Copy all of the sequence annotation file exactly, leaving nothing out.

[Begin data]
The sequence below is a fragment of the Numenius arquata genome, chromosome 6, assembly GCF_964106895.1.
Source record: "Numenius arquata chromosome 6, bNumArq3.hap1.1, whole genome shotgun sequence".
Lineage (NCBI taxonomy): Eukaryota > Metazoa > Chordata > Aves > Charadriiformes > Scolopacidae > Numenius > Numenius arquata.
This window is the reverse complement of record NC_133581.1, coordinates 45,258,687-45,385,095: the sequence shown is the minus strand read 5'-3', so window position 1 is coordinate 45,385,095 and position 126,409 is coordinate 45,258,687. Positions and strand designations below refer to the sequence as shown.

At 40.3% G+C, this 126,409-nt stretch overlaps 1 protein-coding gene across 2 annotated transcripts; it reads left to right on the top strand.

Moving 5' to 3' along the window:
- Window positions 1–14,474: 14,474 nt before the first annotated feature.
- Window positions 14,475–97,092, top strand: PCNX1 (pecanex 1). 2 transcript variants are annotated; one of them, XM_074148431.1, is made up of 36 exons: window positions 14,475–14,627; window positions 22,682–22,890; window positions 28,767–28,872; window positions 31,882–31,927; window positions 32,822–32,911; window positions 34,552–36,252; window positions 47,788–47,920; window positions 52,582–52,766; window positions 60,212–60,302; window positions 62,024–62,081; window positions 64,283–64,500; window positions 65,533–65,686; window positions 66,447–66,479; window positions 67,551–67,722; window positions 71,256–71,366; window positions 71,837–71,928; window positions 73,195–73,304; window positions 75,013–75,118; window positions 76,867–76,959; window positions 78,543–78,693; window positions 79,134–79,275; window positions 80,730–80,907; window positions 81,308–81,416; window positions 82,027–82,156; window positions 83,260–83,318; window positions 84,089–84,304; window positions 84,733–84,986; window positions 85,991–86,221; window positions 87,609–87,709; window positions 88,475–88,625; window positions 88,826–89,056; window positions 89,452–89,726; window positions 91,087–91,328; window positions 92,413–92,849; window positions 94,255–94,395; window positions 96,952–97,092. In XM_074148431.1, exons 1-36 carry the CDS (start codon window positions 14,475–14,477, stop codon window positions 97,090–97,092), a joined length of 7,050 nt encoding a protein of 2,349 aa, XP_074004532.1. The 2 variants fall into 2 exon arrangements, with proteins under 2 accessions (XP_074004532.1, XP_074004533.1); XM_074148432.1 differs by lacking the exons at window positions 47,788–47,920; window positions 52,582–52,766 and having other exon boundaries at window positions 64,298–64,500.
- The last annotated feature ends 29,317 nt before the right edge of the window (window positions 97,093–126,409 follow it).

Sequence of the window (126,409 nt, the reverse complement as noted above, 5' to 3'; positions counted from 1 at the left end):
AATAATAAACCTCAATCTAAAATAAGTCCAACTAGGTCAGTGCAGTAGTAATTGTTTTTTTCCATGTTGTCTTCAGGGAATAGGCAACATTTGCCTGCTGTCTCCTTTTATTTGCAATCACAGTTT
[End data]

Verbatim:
The sequence below is a fragment of the Numenius arquata genome, chromosome 6, assembly GCF_964106895.1.
Source record: "Numenius arquata chromosome 6, bNumArq3.hap1.1, whole genome shotgun sequence".
Lineage (NCBI taxonomy): Eukaryota > Metazoa > Chordata > Aves > Charadriiformes > Scolopacidae > Numenius > Numenius arquata.
This window is the reverse complement of record NC_133581.1, coordinates 45,258,687-45,385,095: the sequence shown is the minus strand read 5'-3', so window position 1 is coordinate 45,385,095 and position 126,409 is coordinate 45,258,687. Positions and strand designations below refer to the sequence as shown.

At 40.3% G+C, this 126,409-nt stretch overlaps 1 protein-coding gene across 2 annotated transcripts; it reads left to right on the top strand.

Moving 5' to 3' along the window:
- Window positions 1–14,474: 14,474 nt before the first annotated feature.
- Window positions 14,475–97,092, top strand: PCNX1 (pecanex 1). 2 transcript variants are annotated; one of them, XM_074148431.1, is made up of 36 exons: window positions 14,475–14,627; window positions 22,682–22,890; window positions 28,767–28,872; window positions 31,882–31,927; window positions 32,822–32,911; window positions 34,552–36,252; window positions 47,788–47,920; window positions 52,582–52,766; window positions 60,212–60,302; window positions 62,024–62,081; window positions 64,283–64,500; window positions 65,533–65,686; window positions 66,447–66,479; window positions 67,551–67,722; window positions 71,256–71,366; window positions 71,837–71,928; window positions 73,195–73,304; window positions 75,013–75,118; window positions 76,867–76,959; window positions 78,543–78,693; window positions 79,134–79,275; window positions 80,730–80,907; window positions 81,308–81,416; window positions 82,027–82,156; window positions 83,260–83,318; window positions 84,089–84,304; window positions 84,733–84,986; window positions 85,991–86,221; window positions 87,609–87,709; window positions 88,475–88,625; window positions 88,826–89,056; window positions 89,452–89,726; window positions 91,087–91,328; window positions 92,413–92,849; window positions 94,255–94,395; window positions 96,952–97,092. In XM_074148431.1, exons 1-36 carry the CDS (start codon window positions 14,475–14,477, stop codon window positions 97,090–97,092), a joined length of 7,050 nt encoding a protein of 2,349 aa, XP_074004532.1. The 2 variants fall into 2 exon arrangements, with proteins under 2 accessions (XP_074004532.1, XP_074004533.1); XM_074148432.1 differs by lacking the exons at window positions 47,788–47,920; window positions 52,582–52,766 and having other exon boundaries at window positions 64,298–64,500.
- The last annotated feature ends 29,317 nt before the right edge of the window (window positions 97,093–126,409 follow it).

Sequence of the window (126,409 nt, the reverse complement as noted above, 5' to 3'; positions counted from 1 at the left end):
AATAATAAACCTCAATCTAAAATAAGTCCAACTAGGTCAGTGCAGTAGTAATTGTTTTTTTCCATGTTGTCTTCAGGGAATAGGCAACATTTGCCTGCTGTCTCCTTTTATTTGCAATCACAGTTT